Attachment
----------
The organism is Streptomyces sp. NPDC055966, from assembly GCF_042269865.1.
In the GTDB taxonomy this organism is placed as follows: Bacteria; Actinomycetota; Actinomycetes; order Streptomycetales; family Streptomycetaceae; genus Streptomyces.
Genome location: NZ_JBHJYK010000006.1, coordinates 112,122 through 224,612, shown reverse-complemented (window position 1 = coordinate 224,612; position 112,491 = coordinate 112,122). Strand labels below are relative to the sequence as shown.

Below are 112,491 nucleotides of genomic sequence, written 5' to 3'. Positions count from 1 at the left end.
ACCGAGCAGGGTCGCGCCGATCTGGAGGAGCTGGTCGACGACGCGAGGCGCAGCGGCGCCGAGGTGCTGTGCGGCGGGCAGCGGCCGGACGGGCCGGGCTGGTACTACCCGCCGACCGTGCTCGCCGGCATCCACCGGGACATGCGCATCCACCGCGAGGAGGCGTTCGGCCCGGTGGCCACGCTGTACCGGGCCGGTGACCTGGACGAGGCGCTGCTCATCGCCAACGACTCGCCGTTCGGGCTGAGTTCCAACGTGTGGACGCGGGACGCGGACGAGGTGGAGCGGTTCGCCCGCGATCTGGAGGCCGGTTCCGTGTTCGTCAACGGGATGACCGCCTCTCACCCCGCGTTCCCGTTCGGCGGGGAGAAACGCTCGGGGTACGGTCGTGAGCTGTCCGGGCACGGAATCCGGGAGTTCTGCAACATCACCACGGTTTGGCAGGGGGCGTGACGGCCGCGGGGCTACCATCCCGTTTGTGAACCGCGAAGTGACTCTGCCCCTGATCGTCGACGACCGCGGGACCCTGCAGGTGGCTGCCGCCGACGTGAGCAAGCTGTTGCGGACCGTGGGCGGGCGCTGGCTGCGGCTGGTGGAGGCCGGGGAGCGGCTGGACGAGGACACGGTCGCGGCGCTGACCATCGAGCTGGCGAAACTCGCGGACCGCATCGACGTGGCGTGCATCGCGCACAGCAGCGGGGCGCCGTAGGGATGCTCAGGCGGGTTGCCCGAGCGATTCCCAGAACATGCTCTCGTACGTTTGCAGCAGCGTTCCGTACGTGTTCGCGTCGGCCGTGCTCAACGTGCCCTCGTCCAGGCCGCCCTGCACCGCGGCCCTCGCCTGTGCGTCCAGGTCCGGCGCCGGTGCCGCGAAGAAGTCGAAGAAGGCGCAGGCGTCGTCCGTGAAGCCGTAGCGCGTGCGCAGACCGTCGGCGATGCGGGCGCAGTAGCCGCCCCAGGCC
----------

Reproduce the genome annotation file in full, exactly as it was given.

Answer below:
The organism is Streptomyces sp. NPDC055966, from assembly GCF_042269865.1.
In the GTDB taxonomy this organism is placed as follows: Bacteria; Actinomycetota; Actinomycetes; order Streptomycetales; family Streptomycetaceae; genus Streptomyces.
Genome location: NZ_JBHJYK010000006.1, coordinates 112,122 through 224,612, shown reverse-complemented (window position 1 = coordinate 224,612; position 112,491 = coordinate 112,122). Strand labels below are relative to the sequence as shown.

Below are 112,491 nucleotides of genomic sequence, written 5' to 3'. Positions count from 1 at the left end.
ACCGAGCAGGGTCGCGCCGATCTGGAGGAGCTGGTCGACGACGCGAGGCGCAGCGGCGCCGAGGTGCTGTGCGGCGGGCAGCGGCCGGACGGGCCGGGCTGGTACTACCCGCCGACCGTGCTCGCCGGCATCCACCGGGACATGCGCATCCACCGCGAGGAGGCGTTCGGCCCGGTGGCCACGCTGTACCGGGCCGGTGACCTGGACGAGGCGCTGCTCATCGCCAACGACTCGCCGTTCGGGCTGAGTTCCAACGTGTGGACGCGGGACGCGGACGAGGTGGAGCGGTTCGCCCGCGATCTGGAGGCCGGTTCCGTGTTCGTCAACGGGATGACCGCCTCTCACCCCGCGTTCCCGTTCGGCGGGGAGAAACGCTCGGGGTACGGTCGTGAGCTGTCCGGGCACGGAATCCGGGAGTTCTGCAACATCACCACGGTTTGGCAGGGGGCGTGACGGCCGCGGGGCTACCATCCCGTTTGTGAACCGCGAAGTGACTCTGCCCCTGATCGTCGACGACCGCGGGACCCTGCAGGTGGCTGCCGCCGACGTGAGCAAGCTGTTGCGGACCGTGGGCGGGCGCTGGCTGCGGCTGGTGGAGGCCGGGGAGCGGCTGGACGAGGACACGGTCGCGGCGCTGACCATCGAGCTGGCGAAACTCGCGGACCGCATCGACGTGGCGTGCATCGCGCACAGCAGCGGGGCGCCGTAGGGATGCTCAGGCGGGTTGCCCGAGCGATTCCCAGAACATGCTCTCGTACGTTTGCAGCAGCGTTCCGTACGTGTTCGCGTCGGCCGTGCTCAACGTGCCCTCGTCCAGGCCGCCCTGCACCGCGGCCCTCGCCTGTGCGTCCAGGTCCGGCGCCGGTGCCGCGAAGAAGTCGAAGAAGGCGCAGGCGTCGTCCGTGAAGCCGTAGCGCGTGCGCAGACCGTCGGCGATGCGGGCGCAGTAGCCGCCCCAGGCC